Welcome to #noteworthy! Check back every Friday as we share team DNL’s most interesting, useful & unusual finds related to technology, fundraising, nonprofits, and more.
Here’s what is #noteworthy this week:
1. Welcome to the nonprofit club, Center for Humane Technology. Employees and founders, including the guy who co-invented the Facebook “like” button, former designers, and developers from Mozilla and Google, are speaking out against their former organizations about the addictive and harmful nature of technology.
As Center for Humane Technology co-founder Tristan Harris told Quartz in this article, “They profit by drilling into our brains to pull the attention out of it, by using persuasion techniques to keep them hooked.” Yikes.
2. “Alexa, I want to donate $10 to help victims of Hurricane Harvey.” Many nonprofits are taking the leap into voice-first purchases utilizing Amazon Pay. Be on the lookout for charities like the American Heart Association and the ASPCA to launch voice-based donations soon. Want to get in early on this fundraising opportunity? Let us know!
3. Twitter tests a new way to fight fake news. Users who found themselves searching for information about the horrific shooting at Marjory Stoneman Douglas High School, found something new above related tweets – a live stream of news coverage from a Miami new station. This article talks more about their partnership with local news organizations and the new initiative.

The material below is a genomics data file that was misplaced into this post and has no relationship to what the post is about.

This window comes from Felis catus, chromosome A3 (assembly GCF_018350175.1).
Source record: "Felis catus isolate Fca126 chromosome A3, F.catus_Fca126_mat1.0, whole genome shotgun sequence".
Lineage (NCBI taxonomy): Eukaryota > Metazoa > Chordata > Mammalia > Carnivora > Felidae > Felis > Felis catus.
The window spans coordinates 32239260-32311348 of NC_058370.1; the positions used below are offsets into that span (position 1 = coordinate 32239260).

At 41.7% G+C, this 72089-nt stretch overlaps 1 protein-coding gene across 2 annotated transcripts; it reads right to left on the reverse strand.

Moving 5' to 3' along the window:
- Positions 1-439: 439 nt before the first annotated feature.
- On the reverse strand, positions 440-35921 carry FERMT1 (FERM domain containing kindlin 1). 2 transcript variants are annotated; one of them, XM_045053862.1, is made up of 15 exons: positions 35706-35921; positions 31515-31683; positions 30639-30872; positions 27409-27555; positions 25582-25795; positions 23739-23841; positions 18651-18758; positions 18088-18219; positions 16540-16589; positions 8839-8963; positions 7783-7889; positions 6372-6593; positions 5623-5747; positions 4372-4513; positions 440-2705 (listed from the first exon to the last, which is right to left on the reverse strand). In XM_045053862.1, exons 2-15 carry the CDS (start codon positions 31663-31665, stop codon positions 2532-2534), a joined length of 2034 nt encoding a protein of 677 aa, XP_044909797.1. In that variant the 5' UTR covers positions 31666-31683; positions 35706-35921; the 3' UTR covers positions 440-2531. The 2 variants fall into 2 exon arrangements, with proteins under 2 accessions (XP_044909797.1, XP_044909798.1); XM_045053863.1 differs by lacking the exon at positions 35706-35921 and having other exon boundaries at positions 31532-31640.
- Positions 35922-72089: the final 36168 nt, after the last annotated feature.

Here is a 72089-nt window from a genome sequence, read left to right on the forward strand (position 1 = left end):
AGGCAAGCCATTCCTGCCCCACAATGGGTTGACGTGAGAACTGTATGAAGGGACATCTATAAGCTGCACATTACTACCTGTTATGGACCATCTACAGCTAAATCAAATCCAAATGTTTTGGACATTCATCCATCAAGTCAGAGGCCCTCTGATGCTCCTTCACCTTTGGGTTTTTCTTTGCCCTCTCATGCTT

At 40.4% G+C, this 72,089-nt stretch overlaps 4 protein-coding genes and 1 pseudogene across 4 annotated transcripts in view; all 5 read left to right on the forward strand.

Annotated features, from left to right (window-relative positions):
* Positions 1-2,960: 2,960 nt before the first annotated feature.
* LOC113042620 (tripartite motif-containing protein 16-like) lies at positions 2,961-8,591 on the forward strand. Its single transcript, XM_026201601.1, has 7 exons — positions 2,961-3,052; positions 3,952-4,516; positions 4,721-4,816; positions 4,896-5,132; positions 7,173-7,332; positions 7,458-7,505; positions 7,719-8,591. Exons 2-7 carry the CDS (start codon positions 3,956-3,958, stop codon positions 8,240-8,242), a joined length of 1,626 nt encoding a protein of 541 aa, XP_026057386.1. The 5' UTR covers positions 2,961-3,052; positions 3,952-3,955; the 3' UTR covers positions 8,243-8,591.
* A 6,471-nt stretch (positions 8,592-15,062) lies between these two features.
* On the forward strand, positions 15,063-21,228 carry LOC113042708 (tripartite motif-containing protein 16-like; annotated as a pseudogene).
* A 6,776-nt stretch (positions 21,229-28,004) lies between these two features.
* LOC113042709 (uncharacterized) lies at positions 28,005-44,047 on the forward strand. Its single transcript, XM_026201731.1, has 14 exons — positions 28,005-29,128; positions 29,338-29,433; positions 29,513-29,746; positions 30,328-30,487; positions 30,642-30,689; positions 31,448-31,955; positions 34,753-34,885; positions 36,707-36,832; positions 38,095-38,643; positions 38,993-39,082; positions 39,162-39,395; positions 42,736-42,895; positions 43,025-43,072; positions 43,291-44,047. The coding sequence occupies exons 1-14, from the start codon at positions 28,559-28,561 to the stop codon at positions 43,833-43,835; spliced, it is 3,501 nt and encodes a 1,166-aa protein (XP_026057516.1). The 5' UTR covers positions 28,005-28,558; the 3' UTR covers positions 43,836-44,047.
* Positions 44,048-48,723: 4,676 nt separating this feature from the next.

4. Bill and Melinda Gates #nonprofitgoals. In their 2018 Annual Letter, Bill and Melinda Gates answer 10 tough questions that they commonly receive. Answering questions like “What do you have to show for the billions you’ve spent on U.S. education,” all to questions on hot topics like climate change and Trump and what it’s like to work together, their complete transparency – and optimism – is something that all nonprofits can incorporate into their next fundraising appeal or annual report.
5. Spring cleaning is here! Don’t forget your inbox. Feeling overwhelmed by the number of e-mails you’re cc’d on and receiving? Microsoft is offering some help to Outlook 2016 users with Clutter, which sorts messages into a “Clutter” folder based on how likely you are to open or ignore the message.